South Coast Shaper Robin Prodanovich and the “Prod-quad”

For many of us it’s difficult to find that surfboard that’s just right. Size, shape, surfability, and cost often are just too much to take in when picking up a board. Fortunately, at South Coast Surf Shops we have in house shapers that can help to make many of those tricky board decisions a lot easier. In the next few blog articles we will take a look a some board designs that our shapers are really stoked on. You’ll get first hand information from the guys behind the scene. Today we’ll take a look at the Prod-Quad surfboard with shaper Robin Prodanovich.

Robin is a perfect example of the an “old school” surfer who turned his love for surfing into something even greater. A long time surfer and overall waterman, Robin picked up his first blank in 1968 by stripping an old beat up board and used somewhat outdated technology to shape his first board. Ever since then he has not looked back and has learned how to change and adapt to an often evolving industry. He had the pleasure of shaping for Rusty and some other major surfboard lines. In 1982 we were lucky enough to grab this valuable free agent to help bolster our own private label boards. Robin has a great story and just hanging out with him for a few minutes, you feel as if you’ve gained years of knowledge about boards. I was able to get a true sense of his passion for shaping and the sport he has grown to love for most of his life. Check out his video to learn about one of the great boards that South Coast has to offer.  Make sure to come into South Coast Surf Shops to try on one of our great boards.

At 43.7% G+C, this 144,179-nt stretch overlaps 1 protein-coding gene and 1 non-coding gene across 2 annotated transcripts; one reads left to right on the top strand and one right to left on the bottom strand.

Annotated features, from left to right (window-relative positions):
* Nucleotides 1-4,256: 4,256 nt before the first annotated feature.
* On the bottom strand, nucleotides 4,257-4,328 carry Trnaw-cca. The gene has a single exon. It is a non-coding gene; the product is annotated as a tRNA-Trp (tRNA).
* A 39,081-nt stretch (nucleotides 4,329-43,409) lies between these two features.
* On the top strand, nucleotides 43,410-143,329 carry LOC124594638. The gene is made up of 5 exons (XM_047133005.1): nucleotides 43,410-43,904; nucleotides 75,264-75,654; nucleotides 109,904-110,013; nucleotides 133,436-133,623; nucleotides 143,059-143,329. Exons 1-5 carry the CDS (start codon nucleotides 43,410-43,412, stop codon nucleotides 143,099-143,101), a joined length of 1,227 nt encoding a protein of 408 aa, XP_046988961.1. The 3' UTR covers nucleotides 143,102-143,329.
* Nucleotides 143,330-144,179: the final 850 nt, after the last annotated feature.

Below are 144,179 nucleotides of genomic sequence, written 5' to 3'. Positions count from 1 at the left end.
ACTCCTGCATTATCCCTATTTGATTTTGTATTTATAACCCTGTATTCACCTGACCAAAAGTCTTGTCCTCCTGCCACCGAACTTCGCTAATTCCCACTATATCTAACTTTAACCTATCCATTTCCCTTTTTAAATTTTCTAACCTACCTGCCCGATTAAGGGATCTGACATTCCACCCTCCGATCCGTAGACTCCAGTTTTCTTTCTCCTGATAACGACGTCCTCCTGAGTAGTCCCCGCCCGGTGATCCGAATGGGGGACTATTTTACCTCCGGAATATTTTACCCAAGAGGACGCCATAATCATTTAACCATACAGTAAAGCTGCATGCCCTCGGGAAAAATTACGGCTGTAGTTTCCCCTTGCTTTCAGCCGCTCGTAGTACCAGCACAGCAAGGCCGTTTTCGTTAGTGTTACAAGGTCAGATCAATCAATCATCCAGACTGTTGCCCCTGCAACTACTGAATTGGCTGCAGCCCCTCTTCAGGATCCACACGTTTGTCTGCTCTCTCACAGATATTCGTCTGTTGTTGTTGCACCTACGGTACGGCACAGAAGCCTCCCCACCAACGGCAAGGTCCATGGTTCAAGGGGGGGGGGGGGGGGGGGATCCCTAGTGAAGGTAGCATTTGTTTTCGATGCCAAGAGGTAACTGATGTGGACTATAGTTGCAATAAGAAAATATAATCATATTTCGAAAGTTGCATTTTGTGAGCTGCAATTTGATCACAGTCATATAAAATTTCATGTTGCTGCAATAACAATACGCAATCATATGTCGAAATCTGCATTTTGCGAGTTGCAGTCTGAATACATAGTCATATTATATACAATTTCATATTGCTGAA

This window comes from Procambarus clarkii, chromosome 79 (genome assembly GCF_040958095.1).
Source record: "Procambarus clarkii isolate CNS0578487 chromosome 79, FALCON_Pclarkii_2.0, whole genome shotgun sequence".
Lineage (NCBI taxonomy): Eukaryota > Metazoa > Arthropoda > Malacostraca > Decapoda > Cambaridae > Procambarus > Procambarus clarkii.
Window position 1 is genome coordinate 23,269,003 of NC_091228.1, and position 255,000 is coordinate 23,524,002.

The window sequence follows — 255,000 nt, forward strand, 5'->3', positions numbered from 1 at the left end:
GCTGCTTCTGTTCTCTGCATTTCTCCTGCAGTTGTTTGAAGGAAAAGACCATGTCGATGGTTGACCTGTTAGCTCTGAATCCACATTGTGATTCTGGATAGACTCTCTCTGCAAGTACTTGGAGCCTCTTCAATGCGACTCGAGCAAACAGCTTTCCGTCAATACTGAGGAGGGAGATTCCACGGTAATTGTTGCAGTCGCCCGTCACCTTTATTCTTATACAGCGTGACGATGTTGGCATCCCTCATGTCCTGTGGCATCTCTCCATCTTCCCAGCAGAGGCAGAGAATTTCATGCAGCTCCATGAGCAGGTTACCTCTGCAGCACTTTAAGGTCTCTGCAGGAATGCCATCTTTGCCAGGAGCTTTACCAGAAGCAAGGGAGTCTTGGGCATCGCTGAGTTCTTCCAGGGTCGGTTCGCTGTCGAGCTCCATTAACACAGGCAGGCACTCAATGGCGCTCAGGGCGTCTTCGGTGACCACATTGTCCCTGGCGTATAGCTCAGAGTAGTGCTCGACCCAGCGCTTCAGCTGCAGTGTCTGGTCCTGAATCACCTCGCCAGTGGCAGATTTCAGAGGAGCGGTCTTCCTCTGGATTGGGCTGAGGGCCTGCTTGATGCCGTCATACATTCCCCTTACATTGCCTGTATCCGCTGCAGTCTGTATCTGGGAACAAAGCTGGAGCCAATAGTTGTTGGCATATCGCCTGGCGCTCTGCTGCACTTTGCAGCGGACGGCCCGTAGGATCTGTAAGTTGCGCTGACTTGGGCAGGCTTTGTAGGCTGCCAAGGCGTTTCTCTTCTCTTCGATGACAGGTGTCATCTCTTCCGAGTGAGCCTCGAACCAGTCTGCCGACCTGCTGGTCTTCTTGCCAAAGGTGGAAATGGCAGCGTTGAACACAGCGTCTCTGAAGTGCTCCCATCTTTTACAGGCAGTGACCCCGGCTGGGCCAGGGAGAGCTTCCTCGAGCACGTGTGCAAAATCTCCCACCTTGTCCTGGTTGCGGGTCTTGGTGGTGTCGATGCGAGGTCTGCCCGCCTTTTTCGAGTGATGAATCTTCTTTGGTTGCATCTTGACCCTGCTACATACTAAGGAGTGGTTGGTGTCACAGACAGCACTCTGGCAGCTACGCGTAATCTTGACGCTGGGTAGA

Focus on the Prod Quad

By Jody W. Wood & Robin Prodanovich

Robin Prodanovich is a San Diego native and long time board shaper for South Coast Surf Shop. He’s an avid shortboarder and doesn’t even own a longboard. Summer time in Southern California can lend itself to plenty of long, hot, and nearly completely flat days.

So, what’s a shortboarder to do after checking the surf day after day and finding another meager set of knee to waist high waves rolling through a crowd of a hundred of our closest friends?

Rather than dragging out a log or an old school fish, Robin decided to take matters into his own hands. He began working on a design of his own that would allow shortboarders to surf those small days, without compromising performance.

Prodanovich Quad Surfboard model by South Coast Surf Shops

The Prod Quad, now available exclusively at South Coast Surf Shops, is the result of his efforts. Here, Robin provides a little insight into how this model came about and what it’s good for: Read more

Larry Ricci

Here in San Diego, the coastal topography offers a wide variety of wave conditions. We have beach breaks, point breaks, reefs, jetties, and river mouths that respond differently to various swell direction and size, all in relatively close proximity. Living and surfing in this area the last twenty-five years has certainly been beneficial. I have been fortunate to successfully and consistently design surfboards for a great many individuals (beginners to professionals) in all these conditions.

I’m a lucky guy. I like my “job”. I manage my schedule (for the most part) to my benefit. I get to surf just about anytime I want. The people I work with are wonderful and I can proudly say that many of them are good friends. The monetary rewards are perceptual; however, the above mentioned lifestyle augmentations make it difficult for me to complain because, frankly, I want to surf as much as possible and be available to participate with any swell.